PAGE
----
2017 RVL8 Sticky Icky Ickys w/Tyrolia SX 10s

    Skis:
    2015 Blizzard Regulators
    w/Rossignol Axial3 120s

    Boots:
    Salomon X-Pro 80

    Past boards: Salomon Snowblades, Line MNPs 89 & 98 cm, Five-Os, Bullets, Jedis, Spruce 120s, LE 125s, Ospreys
    Summit 110s, Nomads, Jades, RVL8 ALPs, BWPs, KTPs, Tanshos, Rockets, DLPs, Blunts, Condors, RCs, Revolts, Spliffs
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  5. #5  
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    Sweet, thanks all - I hadn't considered the crossbows, not because I knew anything about them or had anything against Jeff et al, but simply because I was impressed with the Blunts so was thinking a different set of RVL8s.

    Am I right in interpreting that the Crossbows come with the Risers for $100 cheaper if purchased as a combo straight from Spruce?
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  6. #6  
    Hardcore Skiboarder CrazyBoy-1's Avatar
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    The only boards in discussion that I have experience with are the Revolts and DLP's. Having said that, I'd recommend the Revolts as a good option, even if you decide to go all the way up to the Crossbows with the release bindings. Like Wookie mentioned, they have been around for years and are one of the most popular models, so used ones do pop up. Shipping to you may be on the expensive side, but you'd still save money overall. Because of their traditional build, the Revolts will feel way more stable than the Blunts, but they are still really maneuverable.

    Because of my style of riding (fast) and my preferred terrain (trees and powder), my go-to boards are generally KTP's or Condors, but I still enjoy riding Revolts on groomed slopes.
    RVL8 Condors - The Flex will be with me, always...until I break them

    Life is not a journey to the grave with the intention of arriving safely in a pretty and well-preserved body, but rather to skid in broadside, thoroughly used up, totally worn out, and loudly proclaiming... "WOW! WHAT A RIDE!!"
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  7. #7  
    Hardcore Skiboarder ysb33r's Avatar
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    Quote Originally Posted by crocos View Post
    Hey folks,

    (especially with my lack of athletic ability, poor sense of balance and 260 lbs, 6'1")
    Sounds like me, except for the 260lbs. I definitely would like to throw the Spruce Crossbows into the mix. Very forgiving, very maneuverable and it has been all over the free-ride areas here where I am.




    That's not me in the pic but one of our American friends who came to visit from Colorado who is an exceptionally good skier. She did that chute with her off-piste capable skis. I followed on Crossbows. The point I want to make is that they are capable of a lot of terrain.
    '18 Spruce Crossbow 115 + Spruce Pro Prime risers (Tyrolia Attack 13 bindings) [goto]
    '83 Spruce Osprey 13- + Ambition bindings plate-mounted [touring]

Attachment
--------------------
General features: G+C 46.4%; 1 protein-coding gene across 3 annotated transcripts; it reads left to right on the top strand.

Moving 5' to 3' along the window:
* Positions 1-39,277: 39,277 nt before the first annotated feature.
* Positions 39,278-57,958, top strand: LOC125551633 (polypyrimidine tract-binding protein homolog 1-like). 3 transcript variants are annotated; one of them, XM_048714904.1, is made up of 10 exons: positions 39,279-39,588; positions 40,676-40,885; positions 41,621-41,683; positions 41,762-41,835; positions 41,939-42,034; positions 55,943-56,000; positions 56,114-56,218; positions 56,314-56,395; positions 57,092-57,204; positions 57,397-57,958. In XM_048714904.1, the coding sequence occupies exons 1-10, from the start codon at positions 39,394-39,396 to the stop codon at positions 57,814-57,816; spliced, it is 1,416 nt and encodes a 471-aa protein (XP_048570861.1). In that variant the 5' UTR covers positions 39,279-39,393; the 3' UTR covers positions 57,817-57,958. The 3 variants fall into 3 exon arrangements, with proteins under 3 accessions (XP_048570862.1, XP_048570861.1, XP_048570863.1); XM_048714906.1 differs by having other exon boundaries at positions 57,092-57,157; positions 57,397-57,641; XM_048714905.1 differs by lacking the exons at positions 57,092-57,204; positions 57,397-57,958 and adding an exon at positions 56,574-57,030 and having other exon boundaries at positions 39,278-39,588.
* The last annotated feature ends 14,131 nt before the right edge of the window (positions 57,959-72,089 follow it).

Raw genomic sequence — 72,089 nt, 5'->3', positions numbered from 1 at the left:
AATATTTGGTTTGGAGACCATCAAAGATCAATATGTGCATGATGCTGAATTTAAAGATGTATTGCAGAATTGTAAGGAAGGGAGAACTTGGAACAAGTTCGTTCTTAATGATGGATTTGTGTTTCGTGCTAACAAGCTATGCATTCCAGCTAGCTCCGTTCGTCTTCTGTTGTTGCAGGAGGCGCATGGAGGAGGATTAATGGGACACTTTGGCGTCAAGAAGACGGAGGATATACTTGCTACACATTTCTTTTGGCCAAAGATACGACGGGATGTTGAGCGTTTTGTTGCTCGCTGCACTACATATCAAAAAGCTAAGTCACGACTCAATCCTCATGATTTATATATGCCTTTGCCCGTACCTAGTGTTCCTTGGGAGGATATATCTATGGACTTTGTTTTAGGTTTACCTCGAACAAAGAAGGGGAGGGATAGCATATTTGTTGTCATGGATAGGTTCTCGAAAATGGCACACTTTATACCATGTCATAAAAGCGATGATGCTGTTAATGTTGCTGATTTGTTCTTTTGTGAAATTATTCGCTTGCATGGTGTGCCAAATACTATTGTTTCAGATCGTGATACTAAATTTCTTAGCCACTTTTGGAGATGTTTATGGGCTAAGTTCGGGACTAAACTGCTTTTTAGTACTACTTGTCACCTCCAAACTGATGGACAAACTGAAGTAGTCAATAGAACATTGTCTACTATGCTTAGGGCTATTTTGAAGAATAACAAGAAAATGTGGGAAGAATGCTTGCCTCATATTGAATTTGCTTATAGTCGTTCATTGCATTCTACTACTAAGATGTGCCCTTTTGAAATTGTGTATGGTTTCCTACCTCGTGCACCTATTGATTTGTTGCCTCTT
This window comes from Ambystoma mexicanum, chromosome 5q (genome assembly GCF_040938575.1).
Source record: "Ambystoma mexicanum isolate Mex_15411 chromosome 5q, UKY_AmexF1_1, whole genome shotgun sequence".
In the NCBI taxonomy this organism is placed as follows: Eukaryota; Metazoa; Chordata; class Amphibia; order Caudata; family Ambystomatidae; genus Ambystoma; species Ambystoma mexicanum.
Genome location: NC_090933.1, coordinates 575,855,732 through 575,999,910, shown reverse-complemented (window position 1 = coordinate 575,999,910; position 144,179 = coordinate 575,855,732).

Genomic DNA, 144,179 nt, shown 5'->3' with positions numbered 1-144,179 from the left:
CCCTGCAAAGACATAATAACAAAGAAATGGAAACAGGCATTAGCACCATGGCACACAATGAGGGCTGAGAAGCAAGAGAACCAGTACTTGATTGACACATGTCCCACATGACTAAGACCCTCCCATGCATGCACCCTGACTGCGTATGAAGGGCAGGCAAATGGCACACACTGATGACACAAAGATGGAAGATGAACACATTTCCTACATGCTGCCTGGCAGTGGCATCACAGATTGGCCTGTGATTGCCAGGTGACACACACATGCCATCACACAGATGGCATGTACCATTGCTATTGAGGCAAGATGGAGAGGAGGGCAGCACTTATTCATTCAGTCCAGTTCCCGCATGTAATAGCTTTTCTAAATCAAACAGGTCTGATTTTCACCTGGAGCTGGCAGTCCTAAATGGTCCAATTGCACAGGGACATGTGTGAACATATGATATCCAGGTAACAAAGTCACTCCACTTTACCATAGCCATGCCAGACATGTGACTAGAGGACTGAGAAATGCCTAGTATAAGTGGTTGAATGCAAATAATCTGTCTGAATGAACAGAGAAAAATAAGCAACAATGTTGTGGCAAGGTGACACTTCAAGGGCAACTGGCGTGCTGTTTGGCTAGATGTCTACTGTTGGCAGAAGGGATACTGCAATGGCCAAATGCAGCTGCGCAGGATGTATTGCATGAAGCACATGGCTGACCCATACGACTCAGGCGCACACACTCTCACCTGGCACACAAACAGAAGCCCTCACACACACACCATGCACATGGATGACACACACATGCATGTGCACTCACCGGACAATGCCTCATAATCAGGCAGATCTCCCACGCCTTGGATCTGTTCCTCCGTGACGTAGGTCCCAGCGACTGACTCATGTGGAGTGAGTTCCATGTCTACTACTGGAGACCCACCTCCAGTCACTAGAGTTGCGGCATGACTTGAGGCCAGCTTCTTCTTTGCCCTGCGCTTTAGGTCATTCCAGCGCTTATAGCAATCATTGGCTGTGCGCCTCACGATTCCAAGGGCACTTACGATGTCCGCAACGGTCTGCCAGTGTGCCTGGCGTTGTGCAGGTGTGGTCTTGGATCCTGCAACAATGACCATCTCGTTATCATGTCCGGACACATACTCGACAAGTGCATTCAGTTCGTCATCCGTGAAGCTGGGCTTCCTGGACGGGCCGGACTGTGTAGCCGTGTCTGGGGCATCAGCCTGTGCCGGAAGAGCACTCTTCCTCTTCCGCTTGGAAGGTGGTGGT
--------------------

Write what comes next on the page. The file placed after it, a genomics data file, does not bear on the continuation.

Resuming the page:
'12 Rockered Condor 110 + Spruce Pro Sport risers
    '15 Spruce Osprey 130 + Ambition bindings + backcountry riser [touring]
    '14 K2 Pinnacle Boots
    '10 Spruce 120 + Spruce Pro Jr risers
    '13 Eman Uprise 104 + Custom Riser & SP100 bindings
    '11 Allz Elaila 94

    Previous: Gaspo Hot Wax 84s, Mantrax 98s, Summit Nomad 99s, Salomon RS80 boots


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  8. #8  
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    Quote Originally Posted by crocos View Post
    Am I right in interpreting that the Crossbows come with the Risers for $100 cheaper if purchased as a combo straight from Spruce?
    Jeff at Spruce does offer great Crosbows + riser + bindings packages. I suggest you reach out to him on which of the binding options might be the best for you, but yes the combo is cheaper than buying each separately.
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  9. #9  
    Hardcore Skiboarder macrophotog's Avatar
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    Quote Originally Posted by Fun Machine View Post
    Jeff at Spruce does offer great Crosbows + riser + bindings packages. I suggest you reach out to him on which of the binding options might be the best for you, but yes the combo is cheaper than buying each separately.
    +1 for the Crossbows. I've owned the Revolts and DLPs and currently own the Crossbows. The newer tech of the Crossbows (Rocker/Camber/Rocker) makes them a much better all around board than the Revolts and DLPs. I started on the Revolts and the DLPs were my second set (both awesome, by the way), but if the Crossbows had been available back then, I think they would have been on the the most popular boards ever.
    Boards / Skis
    RVL8 - Blunt XL 100
    Spruce - Crossbow 115
    Head - Ethan Too 141 & 151, SuperShape i.Titan 156
    Armada - Triple J 155
    Faction - Candide 2.0 166
    (previous: RVL8 - Revolt, KTP, DLP, Blunt, Rockered Condor, and BWP. Spruce - 120 and Osprey. Head Salamander 94, Caddy 131 & 151, and Ethan Too 161. Atomic - 1:20, Access 151, and Punx III 140. Summit Invertigo, Hagan OffLimit)
    Bindings
    Tyrolia PRD 12, Spruce Pro Risers w/ Tyrolia Attack 13
    Boots
    Atomic Overload Reactor 100